Nor does the EU have the capacity and will to pursue a values-based policy. That would involve, where necessary, ignoring criminal, autocratic and incompetent regimes and dealing directly with the citizens. Unilateral visa regulation (or the issuance of special EU-approved travel documents) would be one approach; instituting - again unilaterally - a policy in which students from the EaP countries could study free of charge in EU universities would be another. A third would be to support pro-democracy and human-rights groups with the explicit aim of regime change. This last approach was tried, with a striking lack of success, in Belarus. Now the appetite for any consistent values-based approach is vanishingly small.
So the charade rolls on. The EU demands plenty of the EaP countries. It does not put itself in their shoes. Ukraine’s Viktor Yanukovych may be a bad man, determined to turn his country into a family-owned enterprise. That is sad. But it makes no sense to pretend that he is otherwise. Why is the EU demanding that he dismantle the system that keeps him power, open his economy to painful economic shocks, and let his worst enemy, Yulia Tymoshenko, the jailed opposition leader, out of jail? Having set these conditions, and got empty promises in return, the EU is trying to unwind them. Subplots abound that Germany, perhaps without proper thought, has made Ms Tymoshenko’s release a condition of the association agreement. Poland disagrees: she belongs in prison, if not on the exact charges that put her there. Polish officials want the Association agreement signed with Ukraine, even if Ms. Tymoshenko is still in jail (a stance with which, it seems, she herself agrees).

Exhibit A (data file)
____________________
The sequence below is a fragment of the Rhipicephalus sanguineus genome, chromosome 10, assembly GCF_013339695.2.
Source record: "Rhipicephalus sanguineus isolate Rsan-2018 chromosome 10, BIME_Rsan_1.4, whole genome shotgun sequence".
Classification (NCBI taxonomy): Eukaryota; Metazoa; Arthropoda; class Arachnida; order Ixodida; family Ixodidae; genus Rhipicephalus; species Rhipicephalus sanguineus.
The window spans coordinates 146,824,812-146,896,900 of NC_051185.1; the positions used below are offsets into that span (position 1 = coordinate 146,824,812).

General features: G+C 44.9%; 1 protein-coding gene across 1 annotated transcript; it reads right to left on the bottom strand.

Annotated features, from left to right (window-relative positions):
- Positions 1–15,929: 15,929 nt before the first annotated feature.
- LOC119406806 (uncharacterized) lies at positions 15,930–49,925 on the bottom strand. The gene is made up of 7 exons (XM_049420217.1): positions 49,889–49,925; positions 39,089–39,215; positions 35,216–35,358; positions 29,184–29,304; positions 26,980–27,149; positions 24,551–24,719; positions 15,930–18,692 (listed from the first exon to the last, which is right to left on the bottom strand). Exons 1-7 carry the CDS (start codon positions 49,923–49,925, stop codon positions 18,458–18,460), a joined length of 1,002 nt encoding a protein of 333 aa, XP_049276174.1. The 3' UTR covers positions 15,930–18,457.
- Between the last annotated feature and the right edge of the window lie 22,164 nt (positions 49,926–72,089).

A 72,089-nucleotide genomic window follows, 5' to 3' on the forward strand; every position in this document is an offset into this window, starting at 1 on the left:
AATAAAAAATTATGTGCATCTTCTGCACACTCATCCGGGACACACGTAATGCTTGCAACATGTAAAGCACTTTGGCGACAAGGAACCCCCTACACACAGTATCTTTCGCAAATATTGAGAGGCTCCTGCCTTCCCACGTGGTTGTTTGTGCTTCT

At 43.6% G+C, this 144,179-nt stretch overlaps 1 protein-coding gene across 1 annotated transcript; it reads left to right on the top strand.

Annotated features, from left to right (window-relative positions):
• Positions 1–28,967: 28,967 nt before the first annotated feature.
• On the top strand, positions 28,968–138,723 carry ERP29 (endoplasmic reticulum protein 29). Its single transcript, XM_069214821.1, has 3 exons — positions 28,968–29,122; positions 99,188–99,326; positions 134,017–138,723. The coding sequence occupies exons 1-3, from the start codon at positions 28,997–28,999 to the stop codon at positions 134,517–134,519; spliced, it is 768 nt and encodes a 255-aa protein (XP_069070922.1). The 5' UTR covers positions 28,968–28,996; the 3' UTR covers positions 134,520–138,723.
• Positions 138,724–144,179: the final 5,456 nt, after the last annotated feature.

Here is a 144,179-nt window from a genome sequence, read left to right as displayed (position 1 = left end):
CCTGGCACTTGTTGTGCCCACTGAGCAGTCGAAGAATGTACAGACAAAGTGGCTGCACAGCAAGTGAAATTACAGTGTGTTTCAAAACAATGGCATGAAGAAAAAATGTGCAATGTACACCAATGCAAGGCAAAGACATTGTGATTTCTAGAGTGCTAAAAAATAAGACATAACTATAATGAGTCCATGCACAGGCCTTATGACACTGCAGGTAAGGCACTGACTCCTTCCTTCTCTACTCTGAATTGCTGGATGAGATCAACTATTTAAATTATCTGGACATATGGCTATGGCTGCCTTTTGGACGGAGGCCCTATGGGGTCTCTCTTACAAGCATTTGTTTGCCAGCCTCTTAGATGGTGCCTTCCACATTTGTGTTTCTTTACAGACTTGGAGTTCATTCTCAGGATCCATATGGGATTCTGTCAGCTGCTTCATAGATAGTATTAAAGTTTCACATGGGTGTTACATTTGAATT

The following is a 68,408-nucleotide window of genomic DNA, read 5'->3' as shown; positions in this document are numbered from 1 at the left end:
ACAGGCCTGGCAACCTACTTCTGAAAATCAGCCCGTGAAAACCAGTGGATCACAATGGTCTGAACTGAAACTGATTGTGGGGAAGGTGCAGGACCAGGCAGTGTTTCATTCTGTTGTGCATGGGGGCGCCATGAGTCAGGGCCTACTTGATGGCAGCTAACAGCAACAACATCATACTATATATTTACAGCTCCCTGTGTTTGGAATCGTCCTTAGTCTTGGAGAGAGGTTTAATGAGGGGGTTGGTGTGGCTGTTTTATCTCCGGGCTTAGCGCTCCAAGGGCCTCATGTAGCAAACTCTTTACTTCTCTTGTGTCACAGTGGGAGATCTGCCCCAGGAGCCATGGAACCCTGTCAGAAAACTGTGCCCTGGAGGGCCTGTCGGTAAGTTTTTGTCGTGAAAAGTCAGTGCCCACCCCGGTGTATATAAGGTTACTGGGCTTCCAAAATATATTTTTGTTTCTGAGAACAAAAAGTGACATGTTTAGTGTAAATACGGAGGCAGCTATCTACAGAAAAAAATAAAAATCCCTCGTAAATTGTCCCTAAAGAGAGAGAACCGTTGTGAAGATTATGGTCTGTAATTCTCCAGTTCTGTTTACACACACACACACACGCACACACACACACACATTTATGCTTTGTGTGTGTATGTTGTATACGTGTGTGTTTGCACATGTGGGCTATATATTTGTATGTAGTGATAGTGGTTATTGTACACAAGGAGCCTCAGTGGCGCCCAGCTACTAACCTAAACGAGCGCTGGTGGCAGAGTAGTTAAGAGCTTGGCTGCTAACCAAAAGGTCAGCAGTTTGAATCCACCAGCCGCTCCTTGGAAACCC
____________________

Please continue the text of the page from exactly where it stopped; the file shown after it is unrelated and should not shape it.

It is a similar story with Belarus. Aliaksandr Lukashenka dislikes the EU because it has tried to topple him, and despises it because it failed to do so. He has seen at first hand the inconsistency of policy in Brussels, the double standards (Azerbaijan has a worse human-rights record but is treated less harshly) and the failure of some EU countries (Austria is a notable example) to hew to the common line.
But the Belarusian leader is never happy being completely in the Kremlin’s camp. He likes to keep his options open, and that creates an opportunity for the EU. Perhaps (some argue) it is time to offer an olive branch again. If the regime lets out all political prisoners, then at last the Belarusian foreign minister can come to the Vilnius summit. That step would change nothing in Belarus. But it is laudable from a humanitarian point of view and spares the EU the embarrassment of an empty chair in Minsk.